• Let’s Put the Nature of Work on Labor’s Agenda: Part Four

      [Author’s note: Let me repeat my invitation at the end of Part Three of this series. Readers are invited to submit short essays, about 1,000 words, about their work. What do you do? In what ways is your work satisfying? In what ways is it not? How could it be made better? Send your […]

  • The Sandinista Revolution and the “Fifth Freedom”

    This month will mark the 25th Anniversary of the overwhelmingly successful Literacy Crusade spurred by the Sandinista Revolution. This article examines the various programs implemented during the revolution, the US reaction to the revolution, and Nicaragua’s present situation. Revolution On July 19, 1979 a broad-based popular revolution, inspired by the legacy of Augusto Cesar Sandino […]

  • Superman and a New Progressive Strategy!

    When I was a child, I used to watch cartoons at home after school (I understand there is a debate about the wisdom of letting children watch TV.  However, I am doing fine today). My favorite cartoon was Superman.  Let me clarify. It was a little confusing watching Superman growing up in Puerto Rico.  Although […]

  • Heading North, Looking South: Reflections on a Year in Venezuela

      I can’t help but reflect on what I am leaving behind as I walk down the ramp onto the airplane that will carry me back to the US after nearly a year living in Venezuela. There exists the tendency — perhaps, common among people like me, raised and educated in the best private schools […]

  • Let’s Put the Nature of Work on Labor’s Agenda: Part Three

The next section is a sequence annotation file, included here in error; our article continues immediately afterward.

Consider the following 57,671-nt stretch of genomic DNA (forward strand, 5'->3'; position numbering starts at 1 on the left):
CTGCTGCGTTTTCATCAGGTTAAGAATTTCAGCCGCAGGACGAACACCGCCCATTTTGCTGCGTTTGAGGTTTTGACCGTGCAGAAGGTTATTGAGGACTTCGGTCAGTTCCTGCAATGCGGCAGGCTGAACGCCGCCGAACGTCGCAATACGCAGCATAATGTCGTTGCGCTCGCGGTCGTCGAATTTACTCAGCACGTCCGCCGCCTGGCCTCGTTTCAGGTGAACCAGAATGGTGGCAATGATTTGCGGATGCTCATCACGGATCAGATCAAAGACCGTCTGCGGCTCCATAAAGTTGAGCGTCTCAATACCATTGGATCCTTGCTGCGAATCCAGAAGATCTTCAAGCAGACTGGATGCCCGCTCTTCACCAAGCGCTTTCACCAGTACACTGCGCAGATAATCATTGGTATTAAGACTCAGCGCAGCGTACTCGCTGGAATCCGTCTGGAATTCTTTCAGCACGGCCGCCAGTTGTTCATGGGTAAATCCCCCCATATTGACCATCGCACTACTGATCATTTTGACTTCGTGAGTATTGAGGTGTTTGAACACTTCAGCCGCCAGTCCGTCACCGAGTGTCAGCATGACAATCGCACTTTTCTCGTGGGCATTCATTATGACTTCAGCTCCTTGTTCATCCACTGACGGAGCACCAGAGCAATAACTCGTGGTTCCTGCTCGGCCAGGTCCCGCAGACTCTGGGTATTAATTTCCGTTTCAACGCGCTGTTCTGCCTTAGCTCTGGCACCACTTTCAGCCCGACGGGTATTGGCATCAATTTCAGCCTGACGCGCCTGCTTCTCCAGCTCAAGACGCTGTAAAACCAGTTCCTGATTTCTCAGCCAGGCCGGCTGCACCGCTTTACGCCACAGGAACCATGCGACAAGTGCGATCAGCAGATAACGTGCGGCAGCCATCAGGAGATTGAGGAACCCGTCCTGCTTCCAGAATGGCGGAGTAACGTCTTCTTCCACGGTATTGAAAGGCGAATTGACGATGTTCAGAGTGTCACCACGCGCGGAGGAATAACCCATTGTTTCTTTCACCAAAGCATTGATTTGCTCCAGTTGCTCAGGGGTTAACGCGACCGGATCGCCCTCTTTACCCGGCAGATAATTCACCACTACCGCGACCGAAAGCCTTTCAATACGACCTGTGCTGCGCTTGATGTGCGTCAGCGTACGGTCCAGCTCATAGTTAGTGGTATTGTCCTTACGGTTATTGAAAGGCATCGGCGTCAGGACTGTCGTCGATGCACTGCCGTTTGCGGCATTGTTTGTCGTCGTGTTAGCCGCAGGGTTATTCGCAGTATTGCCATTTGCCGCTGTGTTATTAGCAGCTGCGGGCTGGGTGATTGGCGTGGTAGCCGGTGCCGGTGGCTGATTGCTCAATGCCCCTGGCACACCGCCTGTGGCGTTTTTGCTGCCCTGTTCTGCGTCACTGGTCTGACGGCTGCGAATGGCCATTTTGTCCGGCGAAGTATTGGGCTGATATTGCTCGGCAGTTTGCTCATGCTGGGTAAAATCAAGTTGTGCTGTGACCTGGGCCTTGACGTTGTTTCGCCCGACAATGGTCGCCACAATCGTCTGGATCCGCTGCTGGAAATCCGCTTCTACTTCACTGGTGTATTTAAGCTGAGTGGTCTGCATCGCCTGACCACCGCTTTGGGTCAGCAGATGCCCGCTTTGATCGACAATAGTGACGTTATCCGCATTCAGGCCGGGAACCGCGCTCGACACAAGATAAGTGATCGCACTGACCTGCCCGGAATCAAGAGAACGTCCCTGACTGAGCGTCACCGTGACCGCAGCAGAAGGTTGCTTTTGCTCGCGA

In Part Two, we examined the rapidly changing nature of post-secondary teaching, one of the two reasonably skilled  jobs among the top ten jobs estimated by the U.S. Bureau of Labor Statistics to show the highest job growth between 2002 and 2012. The other job is nursing. Job experts claim that there is a […]

  • A “Labor Intensive” Strategy for Building Workers’ Power

    At noon on a beautiful June day in suburban Minneapolis, eighty-five women and men streamed out of the U.S. West corporate “campus” building, each one carrying a pink, lime green, or lemon yellow square. Each square bore a single letter in black paint. Laughing, they lined up in a particular order, spelling out “D-O-W-N-S-I-Z-I-N-G A-T  […]

  • The Labor Movement: It’s More than We Bargain for

    The battle over labor’s future is heading toward a showdown at the AFL-CIO Convention, beginning Monday July 25th in Chicago. But the confrontation pitting a team of insurgent unions led by the Service Employees International Union against the AFL-CIO establishment is shaping up to be organizationally bloody, but spiritually bloodless. We’re fighting for the heart […]

  • Ring-Tone Revolution in the Philippines

    “Hello, Garci. . . . Will I win by one million votes?” is ringing on cellphones throughout the Philippines.  It is the taped voice of President Gloria Macapagal Arroyo talking with commissioner of elections Virgilio Garcillano, nicknamed “Garci” in May 2004 before the election results were announced.  Arroyo did, in fact, win by a million […]

  • Basic Questions for Inner-Party Discussions

    The basic questions on which the top leadership of our great and glorious Party, the CPN (Maoist), have had a debate and relative agreement but recurring dispute in one form or other for a long time, can be categorised as (i). ideological/philosophical questions (ii). politico-military questions (iii). organisational questions, and (iv) cultural questions. It is imperative to have a wide inner-Party debate on these questions and arrive at correct revolutionary conclusions

  • U.S. Labor in Crisis: The Current Internal Debate and the Role of Democracy in Its Revitalization

    [The following is a speech delivered by Jerry Tucker on March 12, 2005 at the conference on “Work and Social Movements in the United States” at University of Paris – Sorbonne (March 10-12, 2005). Tucker will report daily on the AFL-CIO 2005 convention in Chicago on July 25-28. — Ed.] There is today a rare […]